Ethernet adapter Bluetooth Network Connection:

    Media State . . . . . . . . . . . : Media disconnected
    Connection-specific DNS Suffix . :
    Description . . . . . . . . . . . : Bluetooth Device (Personal Area Network)
    Physical Address. . . . . . . . . : B8-76-3F-82-A1-AA
    DHCP Enabled. . . . . . . . . . . : Yes
    Autoconfiguration Enabled . . . . : Yes

    Ethernet adapter Ethernet:

    Connection-specific DNS Suffix . :
    Description . . . . . . . . . . . : Realtek PCIe GBE Family Controller
    Physical Address. . . . . . . . . : 90-B1-1C-9E-DF-70
    DHCP Enabled. . . . . . . . . . . : Yes
    Autoconfiguration Enabled . . . . : Yes
    Autoconfiguration IPv4 Address. . : 169.254.51.82(Preferred)
    Subnet Mask . . . . . . . . . . . : 255.255.0.0
    Default Gateway . . . . . . . . . :
    NetBIOS over Tcpip. . . . . . . . : Enabled

    Wireless LAN adapter Wi-Fi:

    Connection-specific DNS Suffix . :
    Description . . . . . . . . . . . : Dell Wireless 1703 802.11b|g|n (2.4GHz)
    Physical Address. . . . . . . . . : B8-76-3F-82-A1-A9
    DHCP Enabled. . . . . . . . . . . : Yes
    Autoconfiguration Enabled . . . . : Yes
    Link-local IPv6 Address . . . . . : fe80::18fd:182f:21dd:ef17%2(Preferred)
    IPv4 Address. . . . . . . . . . . : 192.168.0.24(Preferred)
    Subnet Mask . . . . . . . . . . . : 255.255.255.0
    Lease Obtained. . . . . . . . . . : Saturday, May 2, 2015 10:53:37 AM
    Lease Expires . . . . . . . . . . : Saturday, May 2, 2015 11:53:35 AM
    Default Gateway . . . . . . . . . : 192.168.0.1
    DHCP Server . . . . . . . . . . . : 192.168.0.1
    DHCPv6 IAID . . . . . . . . . . . : 263747135
    DHCPv6 Client DUID. . . . . . . . : 00-01-00-01-19-FF-21-1B-B8-76-3F-82-A1-A9
    DNS Servers . . . . . . . . . . . : 68.105.28.12
    68.105.29.12
    68.105.28.11
    NetBIOS over Tcpip. . . . . . . . : Enabled

    Tunnel adapter isatap.{2DF7EEB4-6CE4-4B58-ABC4-635FA4579388}:

    Media State . . . . . . . . . . . : Media disconnected
    Connection-specific DNS Suffix . :
    Description . . . . . . . . . . . : Microsoft ISATAP Adapter
    Physical Address. . . . . . . . . : 00-00-00-00-00-00-00-E0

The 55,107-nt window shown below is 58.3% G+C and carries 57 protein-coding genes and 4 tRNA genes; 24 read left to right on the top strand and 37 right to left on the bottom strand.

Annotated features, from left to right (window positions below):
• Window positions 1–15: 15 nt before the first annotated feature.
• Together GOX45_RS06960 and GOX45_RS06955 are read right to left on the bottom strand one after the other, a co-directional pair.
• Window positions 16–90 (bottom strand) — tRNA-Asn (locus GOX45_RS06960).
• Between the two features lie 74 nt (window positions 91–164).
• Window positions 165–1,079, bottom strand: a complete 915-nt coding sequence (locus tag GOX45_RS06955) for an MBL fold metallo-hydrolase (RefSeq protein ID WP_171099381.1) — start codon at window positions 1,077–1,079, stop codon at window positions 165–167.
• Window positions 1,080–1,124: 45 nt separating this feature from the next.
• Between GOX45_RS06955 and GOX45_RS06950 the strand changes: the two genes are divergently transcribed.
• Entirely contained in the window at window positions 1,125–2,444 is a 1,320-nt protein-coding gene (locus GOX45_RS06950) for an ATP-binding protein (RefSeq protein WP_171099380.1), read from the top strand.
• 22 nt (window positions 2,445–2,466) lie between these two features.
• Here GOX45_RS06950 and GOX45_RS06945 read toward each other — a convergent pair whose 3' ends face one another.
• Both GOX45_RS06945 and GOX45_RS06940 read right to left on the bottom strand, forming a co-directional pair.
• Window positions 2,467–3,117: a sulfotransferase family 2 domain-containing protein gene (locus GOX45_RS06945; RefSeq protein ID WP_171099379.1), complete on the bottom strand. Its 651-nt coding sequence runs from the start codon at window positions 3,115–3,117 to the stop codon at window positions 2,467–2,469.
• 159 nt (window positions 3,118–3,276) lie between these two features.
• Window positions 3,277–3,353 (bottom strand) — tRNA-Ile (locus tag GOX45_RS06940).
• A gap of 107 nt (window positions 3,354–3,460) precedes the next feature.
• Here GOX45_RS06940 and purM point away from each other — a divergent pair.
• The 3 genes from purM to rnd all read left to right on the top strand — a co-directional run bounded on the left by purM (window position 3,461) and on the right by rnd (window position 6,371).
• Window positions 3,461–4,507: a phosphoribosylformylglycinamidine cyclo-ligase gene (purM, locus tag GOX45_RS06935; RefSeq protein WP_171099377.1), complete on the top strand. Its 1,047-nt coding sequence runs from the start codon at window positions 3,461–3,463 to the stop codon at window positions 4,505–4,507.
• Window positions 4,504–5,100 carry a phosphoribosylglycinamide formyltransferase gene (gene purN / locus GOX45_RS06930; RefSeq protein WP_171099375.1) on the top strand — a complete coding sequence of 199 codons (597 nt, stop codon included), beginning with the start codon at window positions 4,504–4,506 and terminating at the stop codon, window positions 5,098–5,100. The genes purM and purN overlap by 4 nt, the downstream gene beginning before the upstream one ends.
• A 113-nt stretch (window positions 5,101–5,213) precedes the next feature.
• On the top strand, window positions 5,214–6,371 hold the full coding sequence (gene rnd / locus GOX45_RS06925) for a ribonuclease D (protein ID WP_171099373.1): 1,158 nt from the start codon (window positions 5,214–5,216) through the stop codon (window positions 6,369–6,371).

DHCP Enabled. . . . . . . . . . . : No
    Autoconfiguration Enabled . . . . : Yes

    Tunnel adapter Local Area Connection* 13:

    Connection-specific DNS Suffix . :
    Description . . . . . . . . . . . : Teredo Tunneling Pseudo-Interface
    Physical Address. . . . . . . . . : 00-00-00-00-00-00-00-E0
    DHCP Enabled. . . . . . . . . . . : No
    Autoconfiguration Enabled . . . . : Yes
    IPv6 Address. . . . . . . . . . . : 2001:0:5ef5:79fd:28c4:2d5f:bb1f:c7dd(Preferred)
    Link-local IPv6 Address . . . . . : fe80::28c4:2d5f:bb1f:c7dd%8(Preferred)
    Default Gateway . . . . . . . . . : ::
    DHCPv6 IAID . . . . . . . . . . . : 134217728
    DHCPv6 Client DUID. . . . . . . . : 00-01-00-01-19-FF-21-1B-B8-76-3F-82-A1-A9
    NetBIOS over Tcpip. . . . . . . . : Disabled

    Tunnel adapter isatap.{ABB62754-EC9F-4B07-AB84-00468DDA7CDE}:

    Media State . . . . . . . . . . . : Media disconnected
    Connection-specific DNS Suffix . :
    Description . . . . . . . . . . . : Microsoft ISATAP Adapter #2
    Physical Address. . . . . . . . . : 00-00-00-00-00-00-00-E0
    DHCP Enabled. . . . . . . . . . . : No
    Autoconfiguration Enabled . . . . : Yes

    Ethernet connected via the N300 Router:


    Windows IP Configuration

    Host Name . . . . . . . . . . . . : Win8_64
    Primary Dns Suffix . . . . . . . :
    Node Type . . . . . . . . . . . . : Hybrid
    IP Routing Enabled. . . . . . . . : No
    WINS Proxy Enabled. . . . . . . . : No

    Wireless LAN adapter Local Area Connection* 14:

    Media State . . . . . . . . . . . : Media disconnected
    Connection-specific DNS Suffix . :
    Description . . . . . . . . . . . : Microsoft Wi-Fi Direct Virtual Adapter
    Physical Address. . . . . . . . . : 1A-76-3F-82-A1-A9
    DHCP Enabled. . . . . . . . . . . : Yes
    Autoconfiguration Enabled . . . . : Yes

    Ethernet adapter Bluetooth Network Connection:

    Media State . . . . . . . . . . . : Media disconnected
    Connection-specific DNS Suffix . :
    Description . . . . . . . . . . . : Bluetooth Device (Personal Area Network)
    Physical Address. . . . . . . . . : B8-76-3F-82-A1-AA